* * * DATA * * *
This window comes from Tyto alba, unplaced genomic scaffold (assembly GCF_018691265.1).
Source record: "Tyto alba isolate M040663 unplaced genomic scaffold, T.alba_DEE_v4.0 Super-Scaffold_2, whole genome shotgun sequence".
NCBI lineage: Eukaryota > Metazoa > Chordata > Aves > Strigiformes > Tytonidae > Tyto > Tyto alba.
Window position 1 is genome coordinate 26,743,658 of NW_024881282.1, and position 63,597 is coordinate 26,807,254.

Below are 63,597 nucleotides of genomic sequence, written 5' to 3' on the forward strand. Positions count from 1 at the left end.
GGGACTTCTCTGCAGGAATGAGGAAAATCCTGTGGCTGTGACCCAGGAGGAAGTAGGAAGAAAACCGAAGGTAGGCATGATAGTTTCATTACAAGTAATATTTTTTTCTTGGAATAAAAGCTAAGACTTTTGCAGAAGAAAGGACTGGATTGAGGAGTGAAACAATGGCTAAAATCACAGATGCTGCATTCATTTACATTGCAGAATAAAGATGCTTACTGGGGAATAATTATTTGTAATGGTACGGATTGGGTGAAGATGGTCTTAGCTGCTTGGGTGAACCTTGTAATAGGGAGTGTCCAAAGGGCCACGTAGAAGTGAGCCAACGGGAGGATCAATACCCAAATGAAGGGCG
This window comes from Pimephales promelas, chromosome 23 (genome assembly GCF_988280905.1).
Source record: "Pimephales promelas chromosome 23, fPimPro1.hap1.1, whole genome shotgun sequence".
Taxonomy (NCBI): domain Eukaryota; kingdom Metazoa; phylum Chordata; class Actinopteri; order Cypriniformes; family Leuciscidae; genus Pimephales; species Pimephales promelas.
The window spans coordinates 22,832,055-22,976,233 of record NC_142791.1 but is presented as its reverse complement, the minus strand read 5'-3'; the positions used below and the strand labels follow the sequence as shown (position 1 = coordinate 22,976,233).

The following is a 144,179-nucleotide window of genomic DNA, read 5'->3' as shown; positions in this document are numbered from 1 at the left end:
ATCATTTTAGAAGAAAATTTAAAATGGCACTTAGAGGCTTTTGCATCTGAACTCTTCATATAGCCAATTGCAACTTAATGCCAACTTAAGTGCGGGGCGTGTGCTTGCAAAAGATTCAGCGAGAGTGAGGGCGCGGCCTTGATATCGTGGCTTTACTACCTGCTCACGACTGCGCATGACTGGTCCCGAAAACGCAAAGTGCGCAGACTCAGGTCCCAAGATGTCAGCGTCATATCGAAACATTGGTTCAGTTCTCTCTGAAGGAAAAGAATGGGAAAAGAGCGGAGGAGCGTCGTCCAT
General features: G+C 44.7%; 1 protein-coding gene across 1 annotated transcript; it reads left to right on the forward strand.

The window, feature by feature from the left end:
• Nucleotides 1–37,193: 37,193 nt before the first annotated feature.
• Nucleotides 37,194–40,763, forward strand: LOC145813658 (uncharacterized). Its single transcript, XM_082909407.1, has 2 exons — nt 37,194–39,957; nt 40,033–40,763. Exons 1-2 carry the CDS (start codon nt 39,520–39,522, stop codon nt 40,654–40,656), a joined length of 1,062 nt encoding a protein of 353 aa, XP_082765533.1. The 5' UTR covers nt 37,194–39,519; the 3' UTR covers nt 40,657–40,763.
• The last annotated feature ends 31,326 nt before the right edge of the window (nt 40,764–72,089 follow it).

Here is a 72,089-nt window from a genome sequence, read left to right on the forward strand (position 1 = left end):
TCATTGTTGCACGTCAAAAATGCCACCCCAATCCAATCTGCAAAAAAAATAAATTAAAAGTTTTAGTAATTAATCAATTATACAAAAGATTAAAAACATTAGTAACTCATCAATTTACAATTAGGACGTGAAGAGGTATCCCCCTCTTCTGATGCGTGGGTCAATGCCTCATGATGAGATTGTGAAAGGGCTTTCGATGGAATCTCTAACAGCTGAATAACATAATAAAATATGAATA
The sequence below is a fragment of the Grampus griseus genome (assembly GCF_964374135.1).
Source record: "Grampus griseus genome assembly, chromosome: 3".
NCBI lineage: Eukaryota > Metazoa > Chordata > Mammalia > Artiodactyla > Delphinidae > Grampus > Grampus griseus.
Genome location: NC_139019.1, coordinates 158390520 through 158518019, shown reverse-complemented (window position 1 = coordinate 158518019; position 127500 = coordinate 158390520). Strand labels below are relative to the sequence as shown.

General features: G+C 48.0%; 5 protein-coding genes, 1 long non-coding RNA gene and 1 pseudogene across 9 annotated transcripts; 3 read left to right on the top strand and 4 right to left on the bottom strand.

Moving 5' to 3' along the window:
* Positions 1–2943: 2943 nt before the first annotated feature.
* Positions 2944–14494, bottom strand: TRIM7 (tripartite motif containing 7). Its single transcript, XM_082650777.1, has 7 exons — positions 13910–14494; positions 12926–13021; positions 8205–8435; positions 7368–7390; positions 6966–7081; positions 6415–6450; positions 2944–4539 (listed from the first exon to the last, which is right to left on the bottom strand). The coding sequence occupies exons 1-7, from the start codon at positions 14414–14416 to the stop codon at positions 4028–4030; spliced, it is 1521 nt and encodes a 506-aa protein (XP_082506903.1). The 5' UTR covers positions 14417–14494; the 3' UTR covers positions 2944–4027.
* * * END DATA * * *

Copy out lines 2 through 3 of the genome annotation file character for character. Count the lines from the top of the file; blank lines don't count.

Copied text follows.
Source record: "Tyto alba isolate M040663 unplaced genomic scaffold, T.alba_DEE_v4.0 Super-Scaffold_2, whole genome shotgun sequence".
NCBI lineage: Eukaryota > Metazoa > Chordata > Aves > Strigiformes > Tytonidae > Tyto > Tyto alba.